methoxycoronaridine has similar reported tives; their potential value in the treat- medicines could in itself improve insight
effects but no cerebellar toxicity or specific ment of addiction also requires further and subsequently lead to greater adherence
effects on the serotonin transporter clarification. The role of omega-3 fatty to conventional treatment regimens. This
(Maisonneuve & Glick, 2003). To date acids as an adjunct to antipsychotics emphasises the importance of further re-
18-methoxycoronaridine has only been and melatonin as a treatment or prophy- search on complementarymedicinesfocusing
tested in animal experiments where it has lactic agent for tardive dyskinesia remain on promising agents such as passion flower,
been shown to reduce cocaine, morphine ambiguous, both requiring trials with valerian and S-adenosylmethionine, which
and alcohol intake in rats (Rezvani et ai, sound methodology. appear to be obvious candidates for further
1997; Glick et ai, 2000). We have outlined only a limited range RCTs. In addition, it might be important to
Passion flower has also been used to of complementary medicines used for the consider patients' attitUdes and preferences
ameliorate the effects of opiate, cannabis, treatment of common psychiatric problems. in future studies, possibly targeting those
benzodiazepine and nicotine addiction, Clearly there are many more remedies that demanding complementary medicines.
but clinical data are limited (Dhawan et may be taken to improve general health or Finally, clinicians need to be aware of
ai, 2002a,b, 2003; Akhondzadeh et ai, to counter the side-effects of conventional side-effects associated with complementary
2001b). Likewise, valerian has been tried treatments. Clinicians need to be aware of medicines and any interactions with other
in benzodiazepine withdrawal (Poyares et and enquire about such forms of self- treatments. They should be able to identify
ai, 2002) and StJohn's wort has beenused medication, since all remedies may interact hazards, advising patients accordingly and
for the treatment of alcohol dependence with prescribed medication or have avoiding uncritical encouragement of po-
(De Vry et ai, 1999; Rezvani et ai, 1999; associated side-effects in their own tentially harmful use. Ignorance in this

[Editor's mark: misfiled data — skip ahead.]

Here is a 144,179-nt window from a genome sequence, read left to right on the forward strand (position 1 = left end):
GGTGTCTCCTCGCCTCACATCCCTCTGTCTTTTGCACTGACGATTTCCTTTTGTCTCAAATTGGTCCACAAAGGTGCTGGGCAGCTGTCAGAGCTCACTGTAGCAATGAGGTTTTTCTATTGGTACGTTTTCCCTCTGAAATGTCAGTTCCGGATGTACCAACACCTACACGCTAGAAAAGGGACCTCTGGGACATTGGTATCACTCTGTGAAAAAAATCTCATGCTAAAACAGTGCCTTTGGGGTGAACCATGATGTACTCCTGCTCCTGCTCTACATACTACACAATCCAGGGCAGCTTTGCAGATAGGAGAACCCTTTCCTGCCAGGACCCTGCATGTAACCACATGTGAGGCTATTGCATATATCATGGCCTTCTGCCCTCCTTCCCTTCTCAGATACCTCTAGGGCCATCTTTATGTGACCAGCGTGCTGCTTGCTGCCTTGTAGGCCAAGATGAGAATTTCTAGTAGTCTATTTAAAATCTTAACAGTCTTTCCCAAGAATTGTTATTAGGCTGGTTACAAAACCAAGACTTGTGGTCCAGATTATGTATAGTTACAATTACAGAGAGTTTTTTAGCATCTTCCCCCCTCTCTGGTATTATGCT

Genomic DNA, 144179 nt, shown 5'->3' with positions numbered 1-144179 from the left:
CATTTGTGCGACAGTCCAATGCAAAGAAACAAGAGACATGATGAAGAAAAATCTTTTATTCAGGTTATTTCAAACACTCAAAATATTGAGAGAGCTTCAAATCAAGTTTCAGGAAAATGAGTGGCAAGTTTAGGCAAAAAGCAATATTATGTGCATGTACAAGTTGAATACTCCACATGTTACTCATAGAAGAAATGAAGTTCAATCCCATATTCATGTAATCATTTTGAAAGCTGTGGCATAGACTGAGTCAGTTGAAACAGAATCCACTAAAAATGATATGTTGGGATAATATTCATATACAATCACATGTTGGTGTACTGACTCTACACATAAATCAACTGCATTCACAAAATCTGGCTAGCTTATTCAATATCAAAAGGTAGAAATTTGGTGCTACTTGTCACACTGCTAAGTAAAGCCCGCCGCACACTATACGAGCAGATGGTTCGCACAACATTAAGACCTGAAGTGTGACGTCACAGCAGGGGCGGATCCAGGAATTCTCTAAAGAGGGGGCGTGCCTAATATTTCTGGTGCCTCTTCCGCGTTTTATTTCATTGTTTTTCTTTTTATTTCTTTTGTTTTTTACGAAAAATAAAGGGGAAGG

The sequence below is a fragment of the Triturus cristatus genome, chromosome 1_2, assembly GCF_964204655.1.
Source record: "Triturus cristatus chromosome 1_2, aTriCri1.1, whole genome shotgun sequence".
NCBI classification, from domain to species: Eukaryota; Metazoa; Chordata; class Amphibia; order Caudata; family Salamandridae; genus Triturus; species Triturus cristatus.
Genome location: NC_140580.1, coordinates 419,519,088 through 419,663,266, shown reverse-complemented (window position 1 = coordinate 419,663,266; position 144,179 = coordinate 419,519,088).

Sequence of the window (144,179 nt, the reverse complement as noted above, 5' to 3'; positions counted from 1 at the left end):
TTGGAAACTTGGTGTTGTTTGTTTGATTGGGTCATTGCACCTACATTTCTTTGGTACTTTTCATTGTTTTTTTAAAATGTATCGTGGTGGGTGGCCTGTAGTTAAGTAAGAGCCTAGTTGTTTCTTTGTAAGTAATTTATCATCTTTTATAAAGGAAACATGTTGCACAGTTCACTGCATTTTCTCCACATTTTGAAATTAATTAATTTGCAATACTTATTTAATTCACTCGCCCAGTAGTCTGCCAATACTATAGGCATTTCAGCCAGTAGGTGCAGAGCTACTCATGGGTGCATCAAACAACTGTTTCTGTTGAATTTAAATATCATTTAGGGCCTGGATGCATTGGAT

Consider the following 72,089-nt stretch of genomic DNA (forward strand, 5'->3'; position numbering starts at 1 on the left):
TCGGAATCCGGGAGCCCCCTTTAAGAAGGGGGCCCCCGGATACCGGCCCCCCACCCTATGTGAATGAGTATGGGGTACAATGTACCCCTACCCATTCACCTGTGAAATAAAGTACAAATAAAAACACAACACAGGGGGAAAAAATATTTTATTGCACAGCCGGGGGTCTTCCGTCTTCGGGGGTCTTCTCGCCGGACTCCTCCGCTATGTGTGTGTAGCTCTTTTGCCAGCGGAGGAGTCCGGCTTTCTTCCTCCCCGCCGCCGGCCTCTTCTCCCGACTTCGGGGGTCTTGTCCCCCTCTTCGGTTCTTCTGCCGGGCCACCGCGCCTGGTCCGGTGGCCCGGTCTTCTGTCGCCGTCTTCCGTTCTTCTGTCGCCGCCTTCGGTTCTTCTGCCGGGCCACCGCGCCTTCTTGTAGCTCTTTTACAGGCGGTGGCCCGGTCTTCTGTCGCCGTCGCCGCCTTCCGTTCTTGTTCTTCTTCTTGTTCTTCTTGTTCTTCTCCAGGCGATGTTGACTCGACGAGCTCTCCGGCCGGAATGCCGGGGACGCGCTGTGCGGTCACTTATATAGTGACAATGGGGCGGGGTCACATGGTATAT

Overstreet et ai, 2003b), but effectiveness right. For instance, patients may take area, given the independent usage of com-
has not been established. Kudzu, Japanese phyto-oestrogens, such as black colosh plementary medicines, may lead to criticism
arrowroot (Pueraria lobata), has tradition- (Actaea racemosa), wild yam (Dioscorea and possibly litigation (Cohen & Eisenberg,
ally been used for the treatment of alcoholic composita) or dong quai (Angelica sinensis) 2002). Equally, patients should be encour-
hangover. The active ingredient, purerarin, to counter sexual side-effects, and this aged to disclose information about
counteracts the anxiogenic effects asso- might pose a problem in patients with complementary medicines to healthcare
ciated with alcohol withdrawal (Overstreet oestrogen receptor-positive breast cancer professionals. These discussions need to be
et ai, 2003a). Kudzu also contains two po- (Werneke et ai, 2004a). For the same conducted sensitively in order to avoid alie-
tent, reversible inhibitors of human alcohol reason, patients may also try evening prim- nating patients who may feel that they have
dehydrogenase isozymes (Keung, 1993), rose oil (Oenothera biennis), which could not been taken seriously or have been criti-
but an effect has only been demonstrated decrease the effect of sodium valproate cised for using complementary medicines.
in vitro (Lin & Li, 1998). One small trial (Miller, 1989). Kelp (Laminaria digitata Such discussions can be complex and may
among those with chronic alcohol misuse or Fucus vesiculosus) may be taken to demand more time than is available in
has not shown any difference from placebo counter weight gain, but can contain sub- routine clinics. Service models need to be
(Shebek& Rindone, 2000). Further trials stantial amounts of iodine and can interfere designed to meet this challenge, with con-
are required to test its genuine therapeutic with treatment for thyroid function sideration being given to specialist clinics
potential, perhaps using more standardised disorders. Iodine taken together with providing regular updated advice to both
formulations of the active ingredient. lithium may have additive hypothyroid clinicians and patients.
effects (Natural Medicines Comprehensive
Database,2004b). ACKNOWLEDGEMENT
Given the complex pattern of potential We thank Mr Oded Horn for his assistancewith
Our review demonstrates that the evidence interactions, clinicians should not be afraid interpretation of the meta-analyses.
base for the use of psychotropic comple- to discuss complementary medicines with